Washington DC -- As the Algerian presidential elections near, the front runner, President Abdelaziz Bouteflika, has yet to make an electoral speech or a rally appearance. It is a presidential campaign by proxy in every sense of the word. While the United States and the European Union persist in overlooking reports of voters’ intimidation, civil rights abuses and press bullying, the current ruling clan in Algiers press on with their sham election with impunity.
Washington DC — As the Algerian presidential elections near, the front runner, President Abdelaziz Bouteflika, has yet to make an electoral speech or a rally appearance. It is a presidential campaign by proxy in every sense of the word. While the United States and the European Union persist in overlooking reports of voters’ intimidation, civil rights abuses and press bullying, the current ruling clan in Algiers press on with their sham election with impunity.
Recent television footage of Bouteflika showed a frail and incapacitated man who may have suffered a loss of function after his stroke a year ago. As the President’s ability to run for office and rule the country is in doubt, Mr. Abdelmalek Sallal, who runs the campaign, has become the “de-facto” candidate. Such disregard to the integrity and intelligence of the Algerian people is bearding a new life into a dormant grassroots opposition movement in the country.
As this electoral “masquerade” continues, the World community looks the other way leaving a critical and potentially dangerous situation degenerate. Reports of renewed ethnic violence in Ghardaia and political violence in the Kabyl Cities of Bejaia and Tizi-Ouzou are early signs of instability and unpredictability.
In “Bejaia, a crowd of 250 demonstrators gathered outside a campaign venue chanting “Bouteflika out”, before some stormed the building, attacking a television crew covering the event and torching portraits of the president”. “Mr. Sellal, the former prime minister, called off the meeting citing security concerns”, according to AFP.
In a similar incident during a stop in Batna, Abdelmalek Boudiaf campaigning for president had to seek refuge in the local police station. Residents of Tizi-Ouzou have jeered Pro-Bouteflika speakers and asked for the president to step down.
The West disregard for the rights and democratic aspirations of the Algerian people goes to reinforce the Algerians view that the Americans and Europeans will support the current Algerian regime at any cost. For Europe, Algeria is a gas producer and an export market, for the Americans Algeria is a vital partner in fighting terrorism.
Some Western observers argue that Bouteflika is popular in Algeria because if his role in ending the civil war. It is true that the President has supporters, but only fair elections can show the extent of his popularity. On the other hand, the North African nation faces other challenges, mostly socio-economic that could spell discontent and possible return to violence.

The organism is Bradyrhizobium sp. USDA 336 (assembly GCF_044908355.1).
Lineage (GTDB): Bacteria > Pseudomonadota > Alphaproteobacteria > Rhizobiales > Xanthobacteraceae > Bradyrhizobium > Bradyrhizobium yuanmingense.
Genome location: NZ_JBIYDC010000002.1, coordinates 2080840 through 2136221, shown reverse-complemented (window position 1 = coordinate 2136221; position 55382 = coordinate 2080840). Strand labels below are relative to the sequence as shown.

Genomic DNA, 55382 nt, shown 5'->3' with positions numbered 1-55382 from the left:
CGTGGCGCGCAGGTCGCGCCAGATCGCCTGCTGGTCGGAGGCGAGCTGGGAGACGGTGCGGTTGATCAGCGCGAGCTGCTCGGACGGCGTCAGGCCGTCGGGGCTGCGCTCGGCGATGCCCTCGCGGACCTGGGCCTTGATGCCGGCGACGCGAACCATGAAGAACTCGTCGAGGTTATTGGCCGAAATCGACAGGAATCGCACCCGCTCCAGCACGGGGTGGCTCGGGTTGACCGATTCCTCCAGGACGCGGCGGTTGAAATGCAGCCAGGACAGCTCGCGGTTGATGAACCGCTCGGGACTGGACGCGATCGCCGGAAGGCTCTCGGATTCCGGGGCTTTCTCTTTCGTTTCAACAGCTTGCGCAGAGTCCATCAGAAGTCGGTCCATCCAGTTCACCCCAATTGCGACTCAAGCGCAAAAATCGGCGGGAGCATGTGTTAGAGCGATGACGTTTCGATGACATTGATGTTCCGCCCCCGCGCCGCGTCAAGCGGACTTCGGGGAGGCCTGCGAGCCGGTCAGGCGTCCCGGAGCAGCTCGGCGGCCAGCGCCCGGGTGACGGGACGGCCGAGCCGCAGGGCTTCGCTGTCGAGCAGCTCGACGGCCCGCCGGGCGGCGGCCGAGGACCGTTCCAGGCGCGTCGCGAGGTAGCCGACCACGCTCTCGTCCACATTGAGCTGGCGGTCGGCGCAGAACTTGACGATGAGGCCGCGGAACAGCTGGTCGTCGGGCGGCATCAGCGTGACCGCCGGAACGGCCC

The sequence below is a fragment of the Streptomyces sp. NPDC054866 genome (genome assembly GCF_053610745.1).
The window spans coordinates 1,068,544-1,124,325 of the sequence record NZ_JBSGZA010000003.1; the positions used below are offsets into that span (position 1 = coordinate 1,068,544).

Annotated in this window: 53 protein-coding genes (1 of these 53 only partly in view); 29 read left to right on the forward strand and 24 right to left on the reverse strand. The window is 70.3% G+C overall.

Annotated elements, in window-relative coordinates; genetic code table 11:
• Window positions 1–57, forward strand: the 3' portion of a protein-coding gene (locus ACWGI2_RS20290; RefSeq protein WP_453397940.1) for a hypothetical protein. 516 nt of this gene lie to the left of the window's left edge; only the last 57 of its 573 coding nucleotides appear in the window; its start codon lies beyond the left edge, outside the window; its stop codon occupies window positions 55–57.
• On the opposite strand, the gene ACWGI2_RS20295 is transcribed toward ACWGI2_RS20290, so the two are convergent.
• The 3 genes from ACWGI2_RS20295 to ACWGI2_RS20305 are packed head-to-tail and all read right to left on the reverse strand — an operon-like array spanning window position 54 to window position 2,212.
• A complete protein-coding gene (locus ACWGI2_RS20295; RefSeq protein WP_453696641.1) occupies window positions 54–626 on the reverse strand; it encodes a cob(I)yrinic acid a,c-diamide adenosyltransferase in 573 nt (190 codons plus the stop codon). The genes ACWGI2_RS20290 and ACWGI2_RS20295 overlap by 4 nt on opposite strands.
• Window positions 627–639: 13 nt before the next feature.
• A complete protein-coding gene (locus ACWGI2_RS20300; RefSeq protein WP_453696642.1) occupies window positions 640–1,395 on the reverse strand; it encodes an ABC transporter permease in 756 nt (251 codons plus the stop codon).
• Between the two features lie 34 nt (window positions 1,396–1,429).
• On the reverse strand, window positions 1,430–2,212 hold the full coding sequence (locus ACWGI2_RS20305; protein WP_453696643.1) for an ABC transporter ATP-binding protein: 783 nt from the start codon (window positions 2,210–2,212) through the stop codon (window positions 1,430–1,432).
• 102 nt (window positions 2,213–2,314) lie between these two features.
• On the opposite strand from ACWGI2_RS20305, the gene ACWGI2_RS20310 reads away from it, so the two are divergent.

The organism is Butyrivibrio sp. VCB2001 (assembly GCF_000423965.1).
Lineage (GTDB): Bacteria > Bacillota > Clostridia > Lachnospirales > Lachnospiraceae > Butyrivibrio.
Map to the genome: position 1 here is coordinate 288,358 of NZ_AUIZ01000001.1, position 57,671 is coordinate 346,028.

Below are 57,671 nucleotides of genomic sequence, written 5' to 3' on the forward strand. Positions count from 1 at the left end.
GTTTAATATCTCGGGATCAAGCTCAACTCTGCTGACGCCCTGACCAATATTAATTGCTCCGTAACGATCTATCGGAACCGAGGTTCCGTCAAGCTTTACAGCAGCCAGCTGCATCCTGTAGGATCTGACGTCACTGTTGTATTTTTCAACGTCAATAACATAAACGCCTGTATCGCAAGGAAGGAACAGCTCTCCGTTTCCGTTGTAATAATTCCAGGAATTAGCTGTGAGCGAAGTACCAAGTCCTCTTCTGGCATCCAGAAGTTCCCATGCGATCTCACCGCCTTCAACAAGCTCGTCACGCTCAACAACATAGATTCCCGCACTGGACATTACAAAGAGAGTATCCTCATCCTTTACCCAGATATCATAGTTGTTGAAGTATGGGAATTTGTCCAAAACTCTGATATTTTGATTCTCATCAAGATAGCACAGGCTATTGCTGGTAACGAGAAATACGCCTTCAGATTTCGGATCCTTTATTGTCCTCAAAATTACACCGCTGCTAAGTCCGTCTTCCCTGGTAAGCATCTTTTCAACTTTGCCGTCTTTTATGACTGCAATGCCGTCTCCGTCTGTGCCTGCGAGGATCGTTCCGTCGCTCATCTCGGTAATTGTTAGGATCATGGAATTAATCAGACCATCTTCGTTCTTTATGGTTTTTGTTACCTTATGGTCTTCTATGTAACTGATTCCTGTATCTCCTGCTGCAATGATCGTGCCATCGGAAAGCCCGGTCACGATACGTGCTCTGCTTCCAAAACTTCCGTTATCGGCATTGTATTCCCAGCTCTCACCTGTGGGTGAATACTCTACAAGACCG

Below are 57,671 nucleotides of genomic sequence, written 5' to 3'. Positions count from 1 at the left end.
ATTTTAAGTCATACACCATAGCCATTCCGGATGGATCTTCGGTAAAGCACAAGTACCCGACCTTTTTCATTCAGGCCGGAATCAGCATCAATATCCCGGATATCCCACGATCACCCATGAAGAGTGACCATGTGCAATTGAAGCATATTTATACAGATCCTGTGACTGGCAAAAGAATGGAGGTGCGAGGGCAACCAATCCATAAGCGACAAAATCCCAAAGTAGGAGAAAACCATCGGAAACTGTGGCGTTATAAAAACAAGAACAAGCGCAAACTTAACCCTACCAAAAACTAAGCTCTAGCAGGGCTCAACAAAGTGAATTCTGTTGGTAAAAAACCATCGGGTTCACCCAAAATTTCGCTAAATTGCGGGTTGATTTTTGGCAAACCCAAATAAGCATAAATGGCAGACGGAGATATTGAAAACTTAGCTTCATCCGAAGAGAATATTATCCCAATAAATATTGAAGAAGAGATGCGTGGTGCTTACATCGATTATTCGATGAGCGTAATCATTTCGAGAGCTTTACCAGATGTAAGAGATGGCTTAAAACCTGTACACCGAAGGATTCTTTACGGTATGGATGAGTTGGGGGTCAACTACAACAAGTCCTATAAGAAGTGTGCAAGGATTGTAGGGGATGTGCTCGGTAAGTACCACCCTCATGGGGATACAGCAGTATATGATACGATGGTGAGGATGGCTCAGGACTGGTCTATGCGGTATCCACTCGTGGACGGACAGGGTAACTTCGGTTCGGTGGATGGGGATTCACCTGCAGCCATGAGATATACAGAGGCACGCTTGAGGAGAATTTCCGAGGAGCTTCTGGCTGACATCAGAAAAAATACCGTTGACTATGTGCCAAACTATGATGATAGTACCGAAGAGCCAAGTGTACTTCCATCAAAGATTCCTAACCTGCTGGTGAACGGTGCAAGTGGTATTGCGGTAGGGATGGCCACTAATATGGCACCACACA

In short, the world community is willing to tolerate human rights abuses in Algeria as long as the gas is running and the Algerian military is cooperating. The re-election of Bouteflika, healthy or not, insures a status quo much appreciated by the West.
The Algerian public opinion, however, is not taking this “joke” sitting down. In a recent communique, Human Rights Watch (HRW) decried “the open-ended, blanket ban on demonstrations in the capital has been in effect almost as long as Bouteflika has been president.”
HRW reported that “three times during the first week of March, security forces in the capital forcibly dispersed supporters of “the Barakat (Enough) movement,” as they expressed their opposition to a fourth mandate for Bouteflika, who has been president since 1999. On March 1, 4, and 6, security forces tried to block access to the protest site. Security forces confronted protesters who managed to reach the site and started to wave banners and chant slogans.
HRW called on the Algerian authorities to “rescind the 2001 decree banning all demonstrations in Algiers, the capital. “The authorities should create conditions for unfettered debate and competitive elections, including the exercise of the right to peaceful assembly,” HRW added.
Only the future will tell if a re-election of Bouteflika will lead to stability or insecurity and violence. For now, the Algerian people will have to queue for milk, live in unsuitable housing, deal with failing health and educations systems, while their government coffers are awash in billions of Dollars.
The West’s shameful attitude toward the Algerian democratic forces is dangerous and counterproductive; the reelection of Bouteflika will postpone the inter-fighting and power grab within the ruling clan but will not insure the stability of Western interests. Only a democratic and orderly transfer of power in a transparent election will protect European vested “benefits”. For now, Bouteflika will likely win in rigged elections and the West will surely sleep better.
The views expressed in this article are the author’s own and do not necessarily reflect Morocco World News’ editorial policy
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